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" I may be on the devil’s hit list, but I’m on Jesus’ mailing list. "
— Robert Duvall, The Apostle

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Ballroom

An exercise in atmosphere, with some really inspired surrealism —John Adams (DVD review...)

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Spielberg monumentalizes Abraham Lincoln with high key lighting and patient deference to a man who likes to hear himself talk.

Human and Frail

British/Irishman Daniel Day-Lewis gives America’s Great Emancipator an awkward high-stepping gait and a thin tenor voice with a Midwestern twang — a dramatic counterpart to the comic-relief patter of Walter Brennan. As written by Tony Kushner, Lincoln has an uncontrollable urge to speak in parables and anecdotes, making one reconsider him for the proverbial dinner-party-in-heaven guest list. (After the empty-chair fiasco, Eastwood is questionable too, leaving... who? Gandhi and Hendrix?)

Lincoln presides and sometimes goes off on a tangent
Lincoln presides and sometimes goes off on a tangent

We first meet Abe in his socks. He and Mary (Sally Field) are having a quiet night reading and talking. Their youngest son Willie misses his dead brother, and is fascinated by daguerreotypes of beaten slaves. Their son Robert (Joseph Gordon-Levitt) returns from school desperately wanting to enlist. Lincoln refuses to let him, the same, he says, as most fathers would. But Lincoln is as motivated by his marriage and his wife’s sanity. Mary might literally go crazy if she loses another son. And Abe knows that the end of the war might be near — the sacrifice of another son would probably be for nought.

This Abe Lincoln is very human, perhaps even “frail,” as a friend described Day-Lewis’ performance. So whence the accusation of “monumentalizing”?

First let’s talk politics.

Playing Politics

Based on part of Doris Kearns Goodwin’s Team of Rivals: The Political Genius of Abraham Lincoln, Director Steven Spielberg’s movie follows the last few months of Lincoln’s life.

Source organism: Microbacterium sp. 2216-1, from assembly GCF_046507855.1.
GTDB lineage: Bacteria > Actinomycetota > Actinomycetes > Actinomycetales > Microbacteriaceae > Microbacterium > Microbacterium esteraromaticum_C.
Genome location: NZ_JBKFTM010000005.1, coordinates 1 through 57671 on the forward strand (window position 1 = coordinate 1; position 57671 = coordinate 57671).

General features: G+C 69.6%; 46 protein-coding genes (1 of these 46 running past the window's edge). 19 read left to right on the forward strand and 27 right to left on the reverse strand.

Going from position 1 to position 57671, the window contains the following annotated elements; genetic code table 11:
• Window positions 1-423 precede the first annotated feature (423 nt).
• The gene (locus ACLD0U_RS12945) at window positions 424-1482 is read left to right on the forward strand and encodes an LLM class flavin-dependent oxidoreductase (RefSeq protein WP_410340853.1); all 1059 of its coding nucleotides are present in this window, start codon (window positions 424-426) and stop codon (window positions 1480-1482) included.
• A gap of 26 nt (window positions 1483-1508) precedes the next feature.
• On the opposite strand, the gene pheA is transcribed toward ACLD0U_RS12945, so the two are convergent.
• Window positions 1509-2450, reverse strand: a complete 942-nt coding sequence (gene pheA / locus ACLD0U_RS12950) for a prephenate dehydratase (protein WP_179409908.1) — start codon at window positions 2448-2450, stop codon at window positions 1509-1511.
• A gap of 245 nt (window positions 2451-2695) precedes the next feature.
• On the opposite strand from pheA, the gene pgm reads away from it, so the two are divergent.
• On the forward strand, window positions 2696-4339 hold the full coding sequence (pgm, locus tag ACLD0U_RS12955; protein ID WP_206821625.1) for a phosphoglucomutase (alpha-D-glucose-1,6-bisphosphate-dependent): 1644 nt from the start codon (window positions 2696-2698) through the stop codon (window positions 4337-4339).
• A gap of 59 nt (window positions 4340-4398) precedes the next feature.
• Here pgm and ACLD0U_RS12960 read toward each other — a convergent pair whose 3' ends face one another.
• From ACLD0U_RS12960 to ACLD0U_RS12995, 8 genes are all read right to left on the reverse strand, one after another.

It is November 1864. Lincoln has just won reelection, and the war is going well. But Lincoln wants to get the 13th amendment passed... for many reasons... the most pragmatic of which is so that the U.S. doesn’t have to go to war again to settle the issue; slavery will be off the bargaining table.

The lame-duck session is a window of opportunity. Lincoln calculates that if he can twist the arms of 20 retiring Democrats — maybe offer them with jobs in the coming administration — he’ll have enough votes to ratify the amendment banning slavery.

Three proto-lobbyists (Tim Blake Nelson, John Hawkes, and James Spader) provide unnecessary comic relief as shadowy political figures making offers on behalf of Lincoln’s team, thus keeping the president out of the muck. Tommy Lee Jones plays Republican representative Thaddeus Stevens, whose fervor for “equality of the races” proves distasteful to many Democrats. (“What’s next? Votes for women?”)

Another obstacle to the House vote is a trio of peace-seeking southerners (including the confederate vice president played by a creepy looking Jackie Earle Haley) known in the movie as the Richmond contingent. They are slowly traveling toward Washington to negotiate a peace. If they arrive before the vote and their intentions become known, some House Democrats will have no reason to support the 13th amendment. Ironically, this gives Lincoln an incentive to prolong the war.

Speechifying

The political situation is complicated. Nuanced, even. Director Steven Spielberg understands that, but by nature he is more of heartstring-tugger than an observer of nuance. Lacking any sort of a visual or cinematic language for political complexity, Spielberg relies — too heavily — on Lincoln’s words.

The first time it happens you might assume it’s a compliment to the audience’s intelligence: yes we can understand a detailed speech. Lincoln agonizes over the Emancipation Proclamation; how it was issued under his war powers and might be not stand up to Supreme Court scrutiny after the war; therefore, the 13th Amendment is crucial. The scene introduces Lincoln’s intelligence, his legal training, and the shades of gray that underlay the Civil War.

On the other hand, it’s a monologue that stops the movie dead in its tracks. Maybe instead of flattering the audience’s intelligence, it’s a case of the director letting the screenwriter get away with murder.

It happens again several times (once it is played for laughs): the movie stops, and Day-Lewis slowly delivers dialogue of great importance. Sometimes, Spielberg and composer John Williams annotate these moments with sotto clarinets or French horns. In these moments Lincoln is not a father lounging in his socks, but a mythologized Giver of Wisdom and the movie, for a time, becomes a civics lecture.

The last time it happens is the last shot of the movie — a scene of Lincoln giving a speech, the screen filled edge to edge with extras, shot from a distance with a telephoto lens, flattening the tableau and making it look like a mosaic. Day-Lewis nearly gets lost in the texture of 19th-century hats. Unfortunately, I can’t tell you what the last words of the movie were because I was paying more attention to the image than to the words.